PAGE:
Sometimes, it pays to have a second look.
Two lizards are recently identified as new species in two separate publications by a group of Herpetologists from the Philippines and the University of Kansas [1,2,3]. These are the Luperosaurus angliit, or the Little Forest-flap Gecko of Northern Luzon, and the Gekko coi, Leonard’s Forest Gecko of Sibuyan Island.
Luperosaurus angliit, or the Little Forest-flap Gecko
This lizard has always been confused with its larger counterpart, Luperosaurus cumingii. The authors said, “Previous workers have considered these smaller size class individuals to be immature representatives of L. cumingii but close examination reveals many of the relevant specimens to be adults with mature testes in males and fully formed oviducts with mature eggs in females .”
The new species is distinguished from all species of Luperosaurus by (1) its relatively small, slender body; (2) reduced interdigital webbing; (3) reduced cutaneous expansions bordering the limbs; (4) absence of ventrolateral body tubercles; (5) absence of spinose tubercles on edges of
cutaneous expansions ordering the limbs; (6) the presence of only a few ventrolateral tubercles on the caudal margin of each tail whorl; (7) postrictal and nuchal tubercles absent; (8) precloacofemorals 17–19; (9) relatively low numbers of supralabials and infralabials; and (10) low subdigital scansors counts .
The new flap-legged gecko can be found from the Sierra Madre Mountains of eastern Luzon and Camiguin Norte Island, just off the north coast of Luzon. Since the specimens of this new gecko were used to be part of the L. cummigii specimens, the range of L. cummigii has now been reduced to the forests of the Bicol peninsula.
Luperosaurus are rare according to the authors. They suggest that “Luperosaurus may have evolved to specialize on mature coastal or beach forests”. Hence, its rarity is due to the decimation of these forests in the Philippines. They also say that most Luperosaurus species may be severely threatened.
With the new description of the Luperosaurus angliit, the Philippines has 8 of the 13 species of the genus.
Gekko coi, Leonard’s Forest Gecko
This forest gecko, named after Leonard Co, can only be found in Sibuyan Island. This increases the number of endemic Gekko in the Philippines to 10.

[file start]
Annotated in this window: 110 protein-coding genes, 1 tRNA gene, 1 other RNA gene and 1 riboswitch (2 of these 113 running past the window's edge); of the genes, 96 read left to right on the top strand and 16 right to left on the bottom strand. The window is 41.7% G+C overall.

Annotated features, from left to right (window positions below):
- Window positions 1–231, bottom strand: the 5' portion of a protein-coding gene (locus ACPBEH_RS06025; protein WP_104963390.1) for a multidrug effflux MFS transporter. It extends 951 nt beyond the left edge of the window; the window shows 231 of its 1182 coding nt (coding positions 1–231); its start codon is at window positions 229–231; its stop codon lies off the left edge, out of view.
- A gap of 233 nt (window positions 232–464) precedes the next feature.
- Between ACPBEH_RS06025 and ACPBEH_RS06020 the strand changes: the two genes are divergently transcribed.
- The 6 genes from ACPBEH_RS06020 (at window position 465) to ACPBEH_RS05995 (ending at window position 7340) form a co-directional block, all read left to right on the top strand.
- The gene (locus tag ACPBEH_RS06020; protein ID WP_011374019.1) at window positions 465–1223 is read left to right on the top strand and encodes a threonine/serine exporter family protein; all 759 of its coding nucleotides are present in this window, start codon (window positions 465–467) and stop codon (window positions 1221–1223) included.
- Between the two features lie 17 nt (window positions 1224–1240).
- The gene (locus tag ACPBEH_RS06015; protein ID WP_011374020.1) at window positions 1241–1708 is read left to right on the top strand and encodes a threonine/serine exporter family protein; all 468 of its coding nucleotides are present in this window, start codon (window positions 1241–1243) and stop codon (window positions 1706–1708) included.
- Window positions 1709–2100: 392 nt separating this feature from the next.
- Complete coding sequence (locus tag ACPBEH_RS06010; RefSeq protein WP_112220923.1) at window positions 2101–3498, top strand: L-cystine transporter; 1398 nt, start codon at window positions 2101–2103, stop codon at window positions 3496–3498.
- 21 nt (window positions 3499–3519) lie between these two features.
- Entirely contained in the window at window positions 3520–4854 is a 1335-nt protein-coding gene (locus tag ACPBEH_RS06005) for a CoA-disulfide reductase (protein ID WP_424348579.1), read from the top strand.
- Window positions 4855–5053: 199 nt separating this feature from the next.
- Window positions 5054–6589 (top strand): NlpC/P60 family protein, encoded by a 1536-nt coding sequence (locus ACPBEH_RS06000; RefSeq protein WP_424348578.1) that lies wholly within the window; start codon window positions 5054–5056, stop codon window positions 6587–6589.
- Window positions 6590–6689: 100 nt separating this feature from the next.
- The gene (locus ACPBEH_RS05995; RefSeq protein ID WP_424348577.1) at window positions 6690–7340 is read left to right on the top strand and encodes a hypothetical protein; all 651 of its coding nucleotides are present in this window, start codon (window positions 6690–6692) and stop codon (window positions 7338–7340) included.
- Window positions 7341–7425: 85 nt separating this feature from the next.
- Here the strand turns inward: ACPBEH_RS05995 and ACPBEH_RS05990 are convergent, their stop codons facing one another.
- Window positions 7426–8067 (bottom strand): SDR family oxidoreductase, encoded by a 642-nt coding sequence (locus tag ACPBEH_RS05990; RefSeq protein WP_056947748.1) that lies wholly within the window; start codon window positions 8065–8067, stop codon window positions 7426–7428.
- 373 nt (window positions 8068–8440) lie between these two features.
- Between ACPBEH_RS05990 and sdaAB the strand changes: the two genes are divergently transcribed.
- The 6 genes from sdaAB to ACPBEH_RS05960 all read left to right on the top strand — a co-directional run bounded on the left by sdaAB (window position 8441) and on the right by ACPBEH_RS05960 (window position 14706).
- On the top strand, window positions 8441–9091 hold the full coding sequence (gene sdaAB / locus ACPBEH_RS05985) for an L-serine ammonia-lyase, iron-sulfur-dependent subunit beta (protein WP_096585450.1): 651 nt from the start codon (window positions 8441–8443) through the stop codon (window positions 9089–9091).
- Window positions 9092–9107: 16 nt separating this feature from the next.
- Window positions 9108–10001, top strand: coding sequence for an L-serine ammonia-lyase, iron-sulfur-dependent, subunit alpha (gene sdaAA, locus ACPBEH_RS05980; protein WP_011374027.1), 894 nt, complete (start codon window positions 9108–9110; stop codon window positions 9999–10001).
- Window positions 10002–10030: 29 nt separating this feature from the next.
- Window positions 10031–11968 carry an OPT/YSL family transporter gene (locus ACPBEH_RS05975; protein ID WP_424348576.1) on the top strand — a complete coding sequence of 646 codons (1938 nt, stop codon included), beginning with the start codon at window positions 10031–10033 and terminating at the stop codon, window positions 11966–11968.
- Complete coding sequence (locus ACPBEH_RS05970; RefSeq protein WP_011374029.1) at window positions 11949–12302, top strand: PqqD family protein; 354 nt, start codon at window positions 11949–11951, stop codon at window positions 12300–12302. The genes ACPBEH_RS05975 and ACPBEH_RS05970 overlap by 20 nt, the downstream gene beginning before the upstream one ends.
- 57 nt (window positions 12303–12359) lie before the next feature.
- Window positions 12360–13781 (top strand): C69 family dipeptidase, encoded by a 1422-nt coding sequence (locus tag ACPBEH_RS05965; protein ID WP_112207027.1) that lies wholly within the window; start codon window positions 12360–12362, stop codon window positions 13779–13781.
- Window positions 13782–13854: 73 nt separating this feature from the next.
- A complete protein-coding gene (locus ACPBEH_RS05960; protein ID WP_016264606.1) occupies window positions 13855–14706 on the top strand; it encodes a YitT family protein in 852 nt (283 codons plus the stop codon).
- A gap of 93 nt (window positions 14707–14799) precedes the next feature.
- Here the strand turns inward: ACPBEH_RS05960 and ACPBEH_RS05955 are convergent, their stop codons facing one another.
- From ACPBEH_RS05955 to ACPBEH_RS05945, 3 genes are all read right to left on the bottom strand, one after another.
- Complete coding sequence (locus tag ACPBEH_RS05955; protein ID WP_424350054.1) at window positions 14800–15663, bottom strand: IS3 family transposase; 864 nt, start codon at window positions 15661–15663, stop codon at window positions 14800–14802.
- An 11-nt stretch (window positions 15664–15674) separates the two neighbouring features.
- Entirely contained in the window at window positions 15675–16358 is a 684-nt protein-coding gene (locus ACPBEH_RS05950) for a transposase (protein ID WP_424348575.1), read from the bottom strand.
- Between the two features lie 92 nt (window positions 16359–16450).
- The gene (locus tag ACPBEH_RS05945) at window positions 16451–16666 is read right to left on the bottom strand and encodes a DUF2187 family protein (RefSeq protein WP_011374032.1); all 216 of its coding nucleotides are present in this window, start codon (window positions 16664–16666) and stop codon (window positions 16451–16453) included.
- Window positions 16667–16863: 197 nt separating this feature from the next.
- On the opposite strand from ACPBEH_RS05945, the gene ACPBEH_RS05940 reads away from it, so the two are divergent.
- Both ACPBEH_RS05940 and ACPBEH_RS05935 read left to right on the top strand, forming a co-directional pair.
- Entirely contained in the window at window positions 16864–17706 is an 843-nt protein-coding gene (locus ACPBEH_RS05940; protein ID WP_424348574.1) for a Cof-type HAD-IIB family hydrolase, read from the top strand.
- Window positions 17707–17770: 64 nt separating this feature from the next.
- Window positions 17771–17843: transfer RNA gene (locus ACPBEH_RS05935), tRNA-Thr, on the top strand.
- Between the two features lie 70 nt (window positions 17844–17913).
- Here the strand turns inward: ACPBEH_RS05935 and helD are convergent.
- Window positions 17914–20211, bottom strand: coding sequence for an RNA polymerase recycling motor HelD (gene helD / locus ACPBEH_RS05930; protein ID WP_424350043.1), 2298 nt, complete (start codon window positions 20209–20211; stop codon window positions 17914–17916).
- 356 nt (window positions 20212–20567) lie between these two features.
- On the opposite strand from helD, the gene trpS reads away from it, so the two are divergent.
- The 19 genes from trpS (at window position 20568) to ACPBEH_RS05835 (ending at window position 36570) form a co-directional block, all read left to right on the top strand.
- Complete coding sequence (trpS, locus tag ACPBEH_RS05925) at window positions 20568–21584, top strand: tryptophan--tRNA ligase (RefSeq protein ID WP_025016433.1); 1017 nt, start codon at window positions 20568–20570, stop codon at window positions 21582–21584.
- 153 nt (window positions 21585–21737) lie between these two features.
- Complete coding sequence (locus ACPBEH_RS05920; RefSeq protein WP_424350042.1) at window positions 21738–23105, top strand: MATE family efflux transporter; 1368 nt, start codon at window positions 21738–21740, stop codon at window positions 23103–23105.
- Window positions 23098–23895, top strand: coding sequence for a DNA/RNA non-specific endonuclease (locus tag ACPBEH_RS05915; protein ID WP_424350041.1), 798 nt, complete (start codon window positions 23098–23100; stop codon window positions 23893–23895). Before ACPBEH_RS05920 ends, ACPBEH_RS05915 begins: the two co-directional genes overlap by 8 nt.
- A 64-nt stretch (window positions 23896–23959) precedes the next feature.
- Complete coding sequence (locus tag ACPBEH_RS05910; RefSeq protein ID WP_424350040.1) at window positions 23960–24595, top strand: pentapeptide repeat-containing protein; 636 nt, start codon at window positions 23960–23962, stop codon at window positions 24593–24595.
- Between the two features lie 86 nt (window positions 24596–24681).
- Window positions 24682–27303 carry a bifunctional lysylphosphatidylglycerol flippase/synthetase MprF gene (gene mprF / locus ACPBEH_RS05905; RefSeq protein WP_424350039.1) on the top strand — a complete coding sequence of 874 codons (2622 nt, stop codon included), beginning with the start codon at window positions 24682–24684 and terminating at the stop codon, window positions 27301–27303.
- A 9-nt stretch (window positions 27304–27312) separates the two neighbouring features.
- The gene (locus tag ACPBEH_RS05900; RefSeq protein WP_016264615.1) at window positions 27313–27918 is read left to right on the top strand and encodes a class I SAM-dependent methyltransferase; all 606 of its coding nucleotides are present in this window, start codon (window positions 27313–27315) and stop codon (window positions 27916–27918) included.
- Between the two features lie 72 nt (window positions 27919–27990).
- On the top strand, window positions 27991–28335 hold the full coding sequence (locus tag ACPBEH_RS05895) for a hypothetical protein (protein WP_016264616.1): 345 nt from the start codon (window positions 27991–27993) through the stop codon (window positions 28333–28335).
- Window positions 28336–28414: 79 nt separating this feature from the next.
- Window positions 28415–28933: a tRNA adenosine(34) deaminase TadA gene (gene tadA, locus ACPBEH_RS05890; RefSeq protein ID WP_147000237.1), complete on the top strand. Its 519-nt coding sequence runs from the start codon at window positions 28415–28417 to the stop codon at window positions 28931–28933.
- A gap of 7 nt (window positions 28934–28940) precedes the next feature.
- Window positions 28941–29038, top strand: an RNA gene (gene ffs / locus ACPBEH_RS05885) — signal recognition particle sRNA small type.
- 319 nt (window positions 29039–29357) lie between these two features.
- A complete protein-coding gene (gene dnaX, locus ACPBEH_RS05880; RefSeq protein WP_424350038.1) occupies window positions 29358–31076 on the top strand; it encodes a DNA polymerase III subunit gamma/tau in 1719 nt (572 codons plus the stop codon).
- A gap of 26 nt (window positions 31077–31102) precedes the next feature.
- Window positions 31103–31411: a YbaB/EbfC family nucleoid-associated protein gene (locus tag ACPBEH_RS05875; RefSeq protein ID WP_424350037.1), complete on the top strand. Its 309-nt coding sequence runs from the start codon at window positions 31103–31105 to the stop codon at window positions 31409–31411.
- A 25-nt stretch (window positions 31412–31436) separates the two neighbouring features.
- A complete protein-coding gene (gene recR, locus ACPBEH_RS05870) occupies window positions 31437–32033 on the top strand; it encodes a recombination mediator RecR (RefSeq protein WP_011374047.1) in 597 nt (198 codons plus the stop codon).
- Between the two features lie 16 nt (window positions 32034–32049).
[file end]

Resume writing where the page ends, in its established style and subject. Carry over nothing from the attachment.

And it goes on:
Gekko coi differs from all other species of Philippine Gekko in having the following combination of diagnostic traits: (1) moderately large body size (snout–vent length [SVL] 65.2–84.0 for adult males, 72.1–77.1 mm for females); (2) dorsum medium brown to gray, with single row of alternating light (cream) and dark (dark brown) vertebral blotches; (3) high numbers of dorsal body scales (107–132) transverse midbody scales, 192–226 paravertebrals); (4) relatively few rows of conical body tubercles (13–15 midbody, 25–28 paravertebrally; (5) precloacofemorals in a continuous series (precloacals and femoral pore-bearing scale series distinctly differentiated but abutting with no undifferentiated scales interrupting the two series) of 86–92 differentiated, greatly enlarged (precloacals) to only slightly enlarged (femorals) scales.
According to the authors, this gecko is genetically closest to its nearest gecko neighbor, Gekko romblon which is found in Tablas and Romblon Islands. This agrees with geological evidence. The separation of the islands provided the isolation of the common ancestor of these Geckos. Sibuyan Island was never connected to any other landmasses while Tablas and Romblon islands had some brief connections during their geological history. Hence, the Sibuyan Gecko evolved into a separate species.
Similar to the Luperosaurus, the author says, “the current revision of the taxonomy of these species affects their conservation status.”
 Brown, R., Diesmos, A., & Oliveros, C. (2011). New Flap-Legged Forest Gecko (Genus Luperosaurus) from the Northern Philippines Journal of Herpetology, 45 (2), 202-210 DOI: 10.1670/10-123.1
 Brown, R., Siler, C., Oliveros, C., Diesmos, A., & Alcala, A. (2011). A New Gekko from Sibuyan Island, Central Philippines Herpetologica, 67 (4), 460-476 DOI: 10.1655/HERPETOLOGICA-D-11-00025.1
 A. Alcala is with the Angelo King Center for Research and Environmental Management; R. Brown is with the Natural History Museum and Biodiversity Research Center, Department of Ecology and Evolutionary Biology, University of Kansas; A. Diesmos is with the National Museum of the Philippines; C. Oliveros is with Isla Biodiversity Conservation, and the Natural History Museum and Biodiversity Research Center, Department of Ecology and Evolutionary Biology, University of Kansas; C.Siler is with he Natural History Museum and Biodiversity Research Center, Department of Ecology and Evolutionary Biology, University of Kansas.